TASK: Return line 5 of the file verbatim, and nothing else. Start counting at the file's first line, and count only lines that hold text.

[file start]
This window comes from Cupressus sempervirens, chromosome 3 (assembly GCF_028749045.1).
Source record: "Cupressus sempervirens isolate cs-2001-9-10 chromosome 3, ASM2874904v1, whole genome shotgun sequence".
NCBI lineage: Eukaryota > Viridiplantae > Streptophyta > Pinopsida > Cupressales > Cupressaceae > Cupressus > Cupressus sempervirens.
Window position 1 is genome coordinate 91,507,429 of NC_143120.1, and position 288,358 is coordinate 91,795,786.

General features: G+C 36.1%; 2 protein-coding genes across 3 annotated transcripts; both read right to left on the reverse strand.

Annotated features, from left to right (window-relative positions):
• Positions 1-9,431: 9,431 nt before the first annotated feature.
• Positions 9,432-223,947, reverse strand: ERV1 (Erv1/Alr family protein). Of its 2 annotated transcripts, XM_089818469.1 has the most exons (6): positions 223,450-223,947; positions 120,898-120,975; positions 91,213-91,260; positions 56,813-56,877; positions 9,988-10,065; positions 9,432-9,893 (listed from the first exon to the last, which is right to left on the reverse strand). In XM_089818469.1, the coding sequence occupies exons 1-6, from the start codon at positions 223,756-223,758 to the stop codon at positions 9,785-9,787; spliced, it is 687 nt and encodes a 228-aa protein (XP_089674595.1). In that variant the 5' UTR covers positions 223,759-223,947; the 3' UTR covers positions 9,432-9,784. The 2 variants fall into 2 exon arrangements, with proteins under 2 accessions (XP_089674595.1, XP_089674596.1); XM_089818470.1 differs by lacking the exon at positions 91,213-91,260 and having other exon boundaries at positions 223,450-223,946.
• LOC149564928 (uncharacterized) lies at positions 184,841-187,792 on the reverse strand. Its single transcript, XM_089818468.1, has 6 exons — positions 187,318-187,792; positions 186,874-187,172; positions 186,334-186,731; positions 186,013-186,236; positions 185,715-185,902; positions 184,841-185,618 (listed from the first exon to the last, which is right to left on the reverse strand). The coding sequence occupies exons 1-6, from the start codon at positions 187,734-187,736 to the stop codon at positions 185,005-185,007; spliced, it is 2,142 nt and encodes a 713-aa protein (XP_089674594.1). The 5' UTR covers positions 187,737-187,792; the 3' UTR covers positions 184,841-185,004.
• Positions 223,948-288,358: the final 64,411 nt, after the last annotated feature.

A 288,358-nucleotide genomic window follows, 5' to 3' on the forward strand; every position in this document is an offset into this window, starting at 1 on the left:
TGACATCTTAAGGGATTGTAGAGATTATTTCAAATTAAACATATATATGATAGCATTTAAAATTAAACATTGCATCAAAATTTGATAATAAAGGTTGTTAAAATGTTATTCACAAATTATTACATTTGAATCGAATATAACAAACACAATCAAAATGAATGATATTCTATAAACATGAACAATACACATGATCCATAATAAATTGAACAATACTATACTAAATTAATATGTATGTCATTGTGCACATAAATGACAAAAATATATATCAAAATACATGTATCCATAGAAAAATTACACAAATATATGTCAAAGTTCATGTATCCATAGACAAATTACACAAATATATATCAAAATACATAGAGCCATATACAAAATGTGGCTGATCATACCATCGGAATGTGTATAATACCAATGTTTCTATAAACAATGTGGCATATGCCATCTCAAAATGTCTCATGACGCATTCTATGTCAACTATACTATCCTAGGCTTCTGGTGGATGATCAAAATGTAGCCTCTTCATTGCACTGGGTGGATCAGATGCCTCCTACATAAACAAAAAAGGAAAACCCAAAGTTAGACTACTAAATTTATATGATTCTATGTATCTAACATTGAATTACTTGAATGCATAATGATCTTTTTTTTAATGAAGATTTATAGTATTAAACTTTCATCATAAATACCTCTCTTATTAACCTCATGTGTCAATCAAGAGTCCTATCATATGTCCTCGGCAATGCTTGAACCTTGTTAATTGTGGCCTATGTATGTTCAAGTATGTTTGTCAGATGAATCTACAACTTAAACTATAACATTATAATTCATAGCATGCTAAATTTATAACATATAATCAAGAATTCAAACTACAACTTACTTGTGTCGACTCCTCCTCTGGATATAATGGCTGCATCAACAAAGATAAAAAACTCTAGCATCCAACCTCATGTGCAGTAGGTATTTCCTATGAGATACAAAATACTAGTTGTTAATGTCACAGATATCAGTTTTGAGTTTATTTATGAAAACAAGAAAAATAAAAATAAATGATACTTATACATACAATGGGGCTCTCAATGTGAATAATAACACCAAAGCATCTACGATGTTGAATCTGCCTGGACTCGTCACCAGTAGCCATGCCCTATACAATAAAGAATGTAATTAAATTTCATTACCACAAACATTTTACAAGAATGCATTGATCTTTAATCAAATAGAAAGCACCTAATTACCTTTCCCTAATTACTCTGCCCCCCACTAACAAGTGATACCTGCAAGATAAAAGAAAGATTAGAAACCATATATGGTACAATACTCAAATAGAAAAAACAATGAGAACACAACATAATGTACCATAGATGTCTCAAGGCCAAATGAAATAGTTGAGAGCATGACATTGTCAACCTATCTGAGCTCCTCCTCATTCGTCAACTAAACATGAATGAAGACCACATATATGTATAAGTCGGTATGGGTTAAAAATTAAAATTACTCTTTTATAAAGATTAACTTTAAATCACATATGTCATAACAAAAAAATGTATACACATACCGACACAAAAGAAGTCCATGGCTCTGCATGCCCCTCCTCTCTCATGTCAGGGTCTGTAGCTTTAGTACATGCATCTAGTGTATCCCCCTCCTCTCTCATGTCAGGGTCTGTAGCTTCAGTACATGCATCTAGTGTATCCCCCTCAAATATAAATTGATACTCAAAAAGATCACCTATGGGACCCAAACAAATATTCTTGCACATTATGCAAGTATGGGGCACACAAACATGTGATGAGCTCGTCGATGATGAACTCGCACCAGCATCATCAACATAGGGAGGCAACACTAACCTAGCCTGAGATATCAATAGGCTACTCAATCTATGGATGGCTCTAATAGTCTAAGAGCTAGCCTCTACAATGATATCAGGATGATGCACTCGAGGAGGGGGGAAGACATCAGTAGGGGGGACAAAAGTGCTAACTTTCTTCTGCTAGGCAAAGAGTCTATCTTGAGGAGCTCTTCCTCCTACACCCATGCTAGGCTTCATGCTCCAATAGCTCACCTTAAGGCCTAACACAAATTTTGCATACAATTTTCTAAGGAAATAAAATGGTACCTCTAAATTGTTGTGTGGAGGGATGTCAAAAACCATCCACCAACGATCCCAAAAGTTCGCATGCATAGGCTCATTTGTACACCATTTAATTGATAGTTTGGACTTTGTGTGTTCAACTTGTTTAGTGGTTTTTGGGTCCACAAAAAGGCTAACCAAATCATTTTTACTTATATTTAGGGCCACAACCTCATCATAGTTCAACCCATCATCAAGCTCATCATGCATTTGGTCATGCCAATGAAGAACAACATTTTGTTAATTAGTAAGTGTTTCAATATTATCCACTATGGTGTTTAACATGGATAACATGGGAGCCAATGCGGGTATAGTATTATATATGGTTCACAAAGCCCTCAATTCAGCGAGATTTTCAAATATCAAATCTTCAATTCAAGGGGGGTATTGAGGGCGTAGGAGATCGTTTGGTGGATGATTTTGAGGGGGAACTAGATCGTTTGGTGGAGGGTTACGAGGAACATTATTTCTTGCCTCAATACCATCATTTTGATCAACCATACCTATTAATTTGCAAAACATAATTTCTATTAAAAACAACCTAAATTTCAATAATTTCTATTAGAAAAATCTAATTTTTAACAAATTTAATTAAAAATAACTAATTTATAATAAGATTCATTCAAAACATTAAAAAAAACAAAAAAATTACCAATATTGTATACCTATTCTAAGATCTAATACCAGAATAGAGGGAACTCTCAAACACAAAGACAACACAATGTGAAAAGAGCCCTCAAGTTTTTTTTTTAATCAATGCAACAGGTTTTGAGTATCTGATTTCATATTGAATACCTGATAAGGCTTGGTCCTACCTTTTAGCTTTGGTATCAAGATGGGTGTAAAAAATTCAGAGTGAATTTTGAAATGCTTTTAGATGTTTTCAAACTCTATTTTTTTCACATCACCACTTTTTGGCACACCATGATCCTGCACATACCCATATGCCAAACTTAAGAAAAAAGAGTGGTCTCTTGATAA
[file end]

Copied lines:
General features: G+C 36.1%; 2 protein-coding genes across 3 annotated transcripts; both read right to left on the reverse strand.